Title:
PIPETTE TIPS FOR EXTRACTION, SAMPLE COLLECTION AND SAMPLE CLEANUP AND METHODS FOR THEIR USE
Kind Code:
A1


Abstract:
The present invention is a pipette tip device for extraction of liquid, semi-solid or solid solutions to be chemically analyzed and the methods for their use. The pipette tip extraction device contains a screen or filter at its lower narrow end to contain solid particulate matter and a barrier at its upper wide end. The optional upper frit is to be made of material that permits liquid solutions to flow through it. In addition to the barrier and screen, the pipette tip extraction device may contain solid-phase sorbent. Through the use of a removable cap, the pipette extraction tip may also serve as a sample collection container or tip in which samples can be delivered to the top of the tip (e.g., for direct collection of samples, including solid samples). A new method for DPX extraction using liquid-liquid-solid-phase extraction is also disclosed.



Inventors:
Brewer, William (Columbia, SC, US)
Application Number:
12/525546
Publication Date:
04/01/2010
Filing Date:
02/21/2008
Primary Class:
Other Classes:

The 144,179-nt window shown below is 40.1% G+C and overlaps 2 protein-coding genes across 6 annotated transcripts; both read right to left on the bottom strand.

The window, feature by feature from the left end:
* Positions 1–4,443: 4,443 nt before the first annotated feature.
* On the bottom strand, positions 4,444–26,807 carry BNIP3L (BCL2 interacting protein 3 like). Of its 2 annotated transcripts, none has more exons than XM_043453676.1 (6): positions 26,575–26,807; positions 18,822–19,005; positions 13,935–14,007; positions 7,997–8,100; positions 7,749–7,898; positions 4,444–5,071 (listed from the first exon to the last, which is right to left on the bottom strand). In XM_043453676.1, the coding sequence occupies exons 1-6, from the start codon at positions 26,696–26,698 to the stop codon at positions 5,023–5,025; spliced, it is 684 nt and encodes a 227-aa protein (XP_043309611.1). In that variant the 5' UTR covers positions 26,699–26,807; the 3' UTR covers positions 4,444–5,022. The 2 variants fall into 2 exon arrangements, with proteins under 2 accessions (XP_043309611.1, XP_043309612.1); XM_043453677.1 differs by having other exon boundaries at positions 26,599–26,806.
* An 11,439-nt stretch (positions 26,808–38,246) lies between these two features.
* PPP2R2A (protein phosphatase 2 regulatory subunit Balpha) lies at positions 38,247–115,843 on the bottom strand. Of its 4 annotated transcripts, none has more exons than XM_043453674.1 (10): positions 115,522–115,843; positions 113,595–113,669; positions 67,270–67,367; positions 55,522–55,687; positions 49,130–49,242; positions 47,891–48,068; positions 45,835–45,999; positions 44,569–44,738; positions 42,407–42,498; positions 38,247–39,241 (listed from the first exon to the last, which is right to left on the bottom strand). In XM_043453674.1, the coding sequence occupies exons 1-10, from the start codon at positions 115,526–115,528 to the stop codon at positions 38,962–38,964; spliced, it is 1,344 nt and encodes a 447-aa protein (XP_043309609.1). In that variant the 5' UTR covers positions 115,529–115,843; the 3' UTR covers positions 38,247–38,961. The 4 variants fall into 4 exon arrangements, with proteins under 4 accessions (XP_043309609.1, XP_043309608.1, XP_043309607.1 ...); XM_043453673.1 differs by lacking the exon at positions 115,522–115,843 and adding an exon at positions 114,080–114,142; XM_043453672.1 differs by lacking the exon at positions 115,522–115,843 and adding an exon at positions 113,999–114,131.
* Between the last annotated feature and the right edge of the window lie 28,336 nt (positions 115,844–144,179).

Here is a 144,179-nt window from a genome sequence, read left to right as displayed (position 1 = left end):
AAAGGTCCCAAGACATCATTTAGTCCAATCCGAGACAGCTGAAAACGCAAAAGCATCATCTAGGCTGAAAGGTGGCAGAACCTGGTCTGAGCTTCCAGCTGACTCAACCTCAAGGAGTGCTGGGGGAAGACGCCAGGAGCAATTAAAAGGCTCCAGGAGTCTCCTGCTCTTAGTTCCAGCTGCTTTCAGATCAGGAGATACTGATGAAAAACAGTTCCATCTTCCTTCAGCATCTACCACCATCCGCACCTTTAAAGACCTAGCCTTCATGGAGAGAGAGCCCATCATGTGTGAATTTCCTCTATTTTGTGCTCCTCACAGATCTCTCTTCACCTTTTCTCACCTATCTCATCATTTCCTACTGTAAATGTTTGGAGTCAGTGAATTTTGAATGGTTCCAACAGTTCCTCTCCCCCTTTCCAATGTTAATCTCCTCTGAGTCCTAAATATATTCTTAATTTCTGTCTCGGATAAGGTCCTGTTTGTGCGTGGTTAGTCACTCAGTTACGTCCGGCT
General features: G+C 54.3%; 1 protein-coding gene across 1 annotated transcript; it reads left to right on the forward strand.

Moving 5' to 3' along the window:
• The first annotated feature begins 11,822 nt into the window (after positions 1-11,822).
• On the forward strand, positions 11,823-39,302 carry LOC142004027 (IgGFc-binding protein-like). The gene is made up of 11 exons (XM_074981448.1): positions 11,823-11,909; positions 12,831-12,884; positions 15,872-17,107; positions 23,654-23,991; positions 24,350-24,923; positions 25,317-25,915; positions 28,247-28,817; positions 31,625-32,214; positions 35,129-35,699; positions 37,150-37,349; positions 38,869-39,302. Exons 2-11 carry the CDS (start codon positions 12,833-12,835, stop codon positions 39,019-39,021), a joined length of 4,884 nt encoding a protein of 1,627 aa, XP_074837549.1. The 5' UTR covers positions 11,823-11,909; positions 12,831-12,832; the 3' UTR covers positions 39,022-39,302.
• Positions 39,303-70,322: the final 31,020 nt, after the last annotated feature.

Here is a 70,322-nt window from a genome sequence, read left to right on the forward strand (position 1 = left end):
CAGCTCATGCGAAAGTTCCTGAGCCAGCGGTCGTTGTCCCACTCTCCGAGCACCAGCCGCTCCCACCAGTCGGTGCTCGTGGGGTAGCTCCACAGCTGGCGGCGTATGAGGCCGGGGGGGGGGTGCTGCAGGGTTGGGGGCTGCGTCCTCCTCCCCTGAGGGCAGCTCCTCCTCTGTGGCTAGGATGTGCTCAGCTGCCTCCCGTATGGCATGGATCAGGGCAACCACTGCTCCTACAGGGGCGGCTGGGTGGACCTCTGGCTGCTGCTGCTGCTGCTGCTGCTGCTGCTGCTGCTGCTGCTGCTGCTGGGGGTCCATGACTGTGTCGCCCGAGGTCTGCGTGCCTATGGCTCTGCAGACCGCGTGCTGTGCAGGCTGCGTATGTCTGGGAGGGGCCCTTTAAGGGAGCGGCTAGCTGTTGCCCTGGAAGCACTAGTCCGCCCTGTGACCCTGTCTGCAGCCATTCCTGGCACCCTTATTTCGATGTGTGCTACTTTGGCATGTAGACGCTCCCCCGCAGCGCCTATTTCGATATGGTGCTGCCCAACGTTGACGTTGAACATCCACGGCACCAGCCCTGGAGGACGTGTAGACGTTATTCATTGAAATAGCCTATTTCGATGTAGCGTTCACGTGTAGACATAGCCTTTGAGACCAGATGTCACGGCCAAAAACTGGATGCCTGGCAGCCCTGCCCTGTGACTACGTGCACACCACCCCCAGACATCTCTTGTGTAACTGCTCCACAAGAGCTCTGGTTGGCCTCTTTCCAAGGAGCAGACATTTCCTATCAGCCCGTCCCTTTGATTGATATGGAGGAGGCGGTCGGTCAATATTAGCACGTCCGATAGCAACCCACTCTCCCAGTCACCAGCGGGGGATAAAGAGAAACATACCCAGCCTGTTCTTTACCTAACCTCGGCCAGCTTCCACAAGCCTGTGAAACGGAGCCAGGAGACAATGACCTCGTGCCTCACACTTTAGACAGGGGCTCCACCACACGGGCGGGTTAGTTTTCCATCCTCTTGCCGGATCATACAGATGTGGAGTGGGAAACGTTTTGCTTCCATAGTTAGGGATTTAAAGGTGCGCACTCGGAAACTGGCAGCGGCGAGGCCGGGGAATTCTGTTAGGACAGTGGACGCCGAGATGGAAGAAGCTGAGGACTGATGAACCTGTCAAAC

210/635, 422/400, 435/29
International Classes:
G01N1/18; B01D15/42; B01L3/02; C12Q1/02
View Patent Images:



Primary Examiner:
GORDON, BRIAN R
Attorney, Agent or Firm:
NEXSEN PRUET, LLC (GREENVILLE OFFICE) (GREENVILLE, SC, US)
Claims:
1. A disposable pipette tip used for processing one or more chemical samples, compounds or interfering substances, said disposable pipette tip comprising: an upper barrier; a lower liquid permeable closure; and a mixing chamber between said upper barrier and said lower liquid permeable closure.

2. The disposable pipette tip of claim 1 further comprising a sorbent material in said mixing chamber having a particle size of less than about 200 microns in diameter, wherein said sorbent material does not completely fill said mixing chamber.

3. The disposable pipette tip of claim 2, wherein said sorbent material ranges in size from about 5 to about 40 microns.

4. The disposable pipette tip of claim 2, wherein said sorbent material contains one or more materials including styrene divinyl benzene, styrene divinyl benzene including a functional group such as a hydroxyl, sulfonyl or amine group, polyamino, primary secondary amine, amino propyl groups, amino alkyl groups, basic alumina, acidic alumina, neutral alumina, florisil; small particle size silica gel, functionalized silica gel, C8, C18, other alkyl functionalized material, Na2SO4, MgSO4, CaSO4, diatomaceous earth, sephadex, polyethylene, antibodies, proteins, immobilized particles, molecular imprinted polymers, varying pore size polymers, anion exchange sorbent materials or cation exchange sorbent materials.

5. The disposable pipette tip of claim 1 wherein said upper barrier comprises a liquid permeable frit.

6. The disposable pipette tip of claim 1, wherein said upper barrier is an adaptor that permits the addition of solutions to the top of said pipette tip.